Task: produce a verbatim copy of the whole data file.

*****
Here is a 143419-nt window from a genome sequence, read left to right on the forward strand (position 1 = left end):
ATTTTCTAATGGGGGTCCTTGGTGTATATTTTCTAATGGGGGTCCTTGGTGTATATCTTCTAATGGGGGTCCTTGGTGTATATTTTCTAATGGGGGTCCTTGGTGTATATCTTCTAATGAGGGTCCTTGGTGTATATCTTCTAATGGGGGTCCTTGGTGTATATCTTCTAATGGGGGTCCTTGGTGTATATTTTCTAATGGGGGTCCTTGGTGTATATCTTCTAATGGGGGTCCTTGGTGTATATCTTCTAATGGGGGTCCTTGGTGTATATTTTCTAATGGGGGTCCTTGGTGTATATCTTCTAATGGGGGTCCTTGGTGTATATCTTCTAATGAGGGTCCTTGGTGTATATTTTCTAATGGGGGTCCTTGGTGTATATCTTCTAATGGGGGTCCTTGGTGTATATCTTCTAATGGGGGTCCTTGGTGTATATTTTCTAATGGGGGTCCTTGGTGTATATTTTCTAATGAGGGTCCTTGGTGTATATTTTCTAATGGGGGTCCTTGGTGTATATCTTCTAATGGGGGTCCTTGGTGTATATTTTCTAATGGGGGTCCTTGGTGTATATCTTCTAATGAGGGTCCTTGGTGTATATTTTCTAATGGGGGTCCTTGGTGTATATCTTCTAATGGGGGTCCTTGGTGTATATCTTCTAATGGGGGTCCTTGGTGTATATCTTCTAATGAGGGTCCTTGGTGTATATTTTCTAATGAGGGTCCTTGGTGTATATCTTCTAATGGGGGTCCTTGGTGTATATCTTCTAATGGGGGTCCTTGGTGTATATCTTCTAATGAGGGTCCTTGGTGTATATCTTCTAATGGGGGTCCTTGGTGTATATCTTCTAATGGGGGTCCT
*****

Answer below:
Here is a 143419-nt window from a genome sequence, read left to right on the forward strand (position 1 = left end):
ATTTTCTAATGGGGGTCCTTGGTGTATATTTTCTAATGGGGGTCCTTGGTGTATATCTTCTAATGGGGGTCCTTGGTGTATATTTTCTAATGGGGGTCCTTGGTGTATATCTTCTAATGAGGGTCCTTGGTGTATATCTTCTAATGGGGGTCCTTGGTGTATATCTTCTAATGGGGGTCCTTGGTGTATATTTTCTAATGGGGGTCCTTGGTGTATATCTTCTAATGGGGGTCCTTGGTGTATATCTTCTAATGGGGGTCCTTGGTGTATATTTTCTAATGGGGGTCCTTGGTGTATATCTTCTAATGGGGGTCCTTGGTGTATATCTTCTAATGAGGGTCCTTGGTGTATATTTTCTAATGGGGGTCCTTGGTGTATATCTTCTAATGGGGGTCCTTGGTGTATATCTTCTAATGGGGGTCCTTGGTGTATATTTTCTAATGGGGGTCCTTGGTGTATATTTTCTAATGAGGGTCCTTGGTGTATATTTTCTAATGGGGGTCCTTGGTGTATATCTTCTAATGGGGGTCCTTGGTGTATATTTTCTAATGGGGGTCCTTGGTGTATATCTTCTAATGAGGGTCCTTGGTGTATATTTTCTAATGGGGGTCCTTGGTGTATATCTTCTAATGGGGGTCCTTGGTGTATATCTTCTAATGGGGGTCCTTGGTGTATATCTTCTAATGAGGGTCCTTGGTGTATATTTTCTAATGAGGGTCCTTGGTGTATATCTTCTAATGGGGGTCCTTGGTGTATATCTTCTAATGGGGGTCCTTGGTGTATATCTTCTAATGAGGGTCCTTGGTGTATATCTTCTAATGGGGGTCCTTGGTGTATATCTTCTAATGGGGGTCCT